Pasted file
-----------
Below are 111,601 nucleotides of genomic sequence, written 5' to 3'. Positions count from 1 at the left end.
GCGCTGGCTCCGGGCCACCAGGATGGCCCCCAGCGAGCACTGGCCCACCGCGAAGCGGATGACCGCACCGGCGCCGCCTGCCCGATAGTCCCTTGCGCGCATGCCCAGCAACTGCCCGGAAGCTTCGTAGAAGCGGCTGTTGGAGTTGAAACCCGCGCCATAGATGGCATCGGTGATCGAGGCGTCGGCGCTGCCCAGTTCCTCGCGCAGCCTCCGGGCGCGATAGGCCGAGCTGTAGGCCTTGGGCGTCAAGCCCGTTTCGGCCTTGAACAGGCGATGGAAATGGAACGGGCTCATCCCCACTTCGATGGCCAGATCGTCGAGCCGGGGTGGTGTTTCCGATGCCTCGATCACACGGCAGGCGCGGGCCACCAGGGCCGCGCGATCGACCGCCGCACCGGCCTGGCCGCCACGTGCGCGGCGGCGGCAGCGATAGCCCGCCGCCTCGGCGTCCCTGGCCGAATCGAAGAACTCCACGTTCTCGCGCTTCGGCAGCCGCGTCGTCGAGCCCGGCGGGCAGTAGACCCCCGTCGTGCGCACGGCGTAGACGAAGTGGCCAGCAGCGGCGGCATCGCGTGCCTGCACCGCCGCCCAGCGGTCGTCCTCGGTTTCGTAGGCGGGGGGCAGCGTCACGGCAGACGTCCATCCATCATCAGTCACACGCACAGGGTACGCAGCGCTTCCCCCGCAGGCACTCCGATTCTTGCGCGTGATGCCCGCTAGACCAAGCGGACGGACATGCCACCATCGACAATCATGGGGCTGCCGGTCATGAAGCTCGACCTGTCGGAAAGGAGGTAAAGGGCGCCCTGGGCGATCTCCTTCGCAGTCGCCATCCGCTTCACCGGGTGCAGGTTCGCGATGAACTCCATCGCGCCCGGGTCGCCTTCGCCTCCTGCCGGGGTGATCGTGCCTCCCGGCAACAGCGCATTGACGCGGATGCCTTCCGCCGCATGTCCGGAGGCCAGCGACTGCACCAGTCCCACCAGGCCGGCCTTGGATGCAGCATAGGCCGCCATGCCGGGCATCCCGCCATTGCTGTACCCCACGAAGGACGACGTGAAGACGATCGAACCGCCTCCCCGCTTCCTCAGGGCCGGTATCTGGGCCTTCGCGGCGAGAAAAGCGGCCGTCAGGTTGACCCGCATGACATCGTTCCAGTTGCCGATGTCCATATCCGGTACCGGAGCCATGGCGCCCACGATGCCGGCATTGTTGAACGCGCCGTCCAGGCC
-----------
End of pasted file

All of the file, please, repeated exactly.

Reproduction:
Below are 111,601 nucleotides of genomic sequence, written 5' to 3'. Positions count from 1 at the left end.
GCGCTGGCTCCGGGCCACCAGGATGGCCCCCAGCGAGCACTGGCCCACCGCGAAGCGGATGACCGCACCGGCGCCGCCTGCCCGATAGTCCCTTGCGCGCATGCCCAGCAACTGCCCGGAAGCTTCGTAGAAGCGGCTGTTGGAGTTGAAACCCGCGCCATAGATGGCATCGGTGATCGAGGCGTCGGCGCTGCCCAGTTCCTCGCGCAGCCTCCGGGCGCGATAGGCCGAGCTGTAGGCCTTGGGCGTCAAGCCCGTTTCGGCCTTGAACAGGCGATGGAAATGGAACGGGCTCATCCCCACTTCGATGGCCAGATCGTCGAGCCGGGGTGGTGTTTCCGATGCCTCGATCACACGGCAGGCGCGGGCCACCAGGGCCGCGCGATCGACCGCCGCACCGGCCTGGCCGCCACGTGCGCGGCGGCGGCAGCGATAGCCCGCCGCCTCGGCGTCCCTGGCCGAATCGAAGAACTCCACGTTCTCGCGCTTCGGCAGCCGCGTCGTCGAGCCCGGCGGGCAGTAGACCCCCGTCGTGCGCACGGCGTAGACGAAGTGGCCAGCAGCGGCGGCATCGCGTGCCTGCACCGCCGCCCAGCGGTCGTCCTCGGTTTCGTAGGCGGGGGGCAGCGTCACGGCAGACGTCCATCCATCATCAGTCACACGCACAGGGTACGCAGCGCTTCCCCCGCAGGCACTCCGATTCTTGCGCGTGATGCCCGCTAGACCAAGCGGACGGACATGCCACCATCGACAATCATGGGGCTGCCGGTCATGAAGCTCGACCTGTCGGAAAGGAGGTAAAGGGCGCCCTGGGCGATCTCCTTCGCAGTCGCCATCCGCTTCACCGGGTGCAGGTTCGCGATGAACTCCATCGCGCCCGGGTCGCCTTCGCCTCCTGCCGGGGTGATCGTGCCTCCCGGCAACAGCGCATTGACGCGGATGCCTTCCGCCGCATGTCCGGAGGCCAGCGACTGCACCAGTCCCACCAGGCCGGCCTTGGATGCAGCATAGGCCGCCATGCCGGGCATCCCGCCATTGCTGTACCCCACGAAGGACGACGTGAAGACGATCGAACCGCCTCCCCGCTTCCTCAGGGCCGGTATCTGGGCCTTCGCGGCGAGAAAAGCGGCCGTCAGGTTGACCCGCATGACATCGTTCCAGTTGCCGATGTCCATATCCGGTACCGGAGCCATGGCGCCCACGATGCCGGCATTGTTGAACGCGCCGTCCAGGCC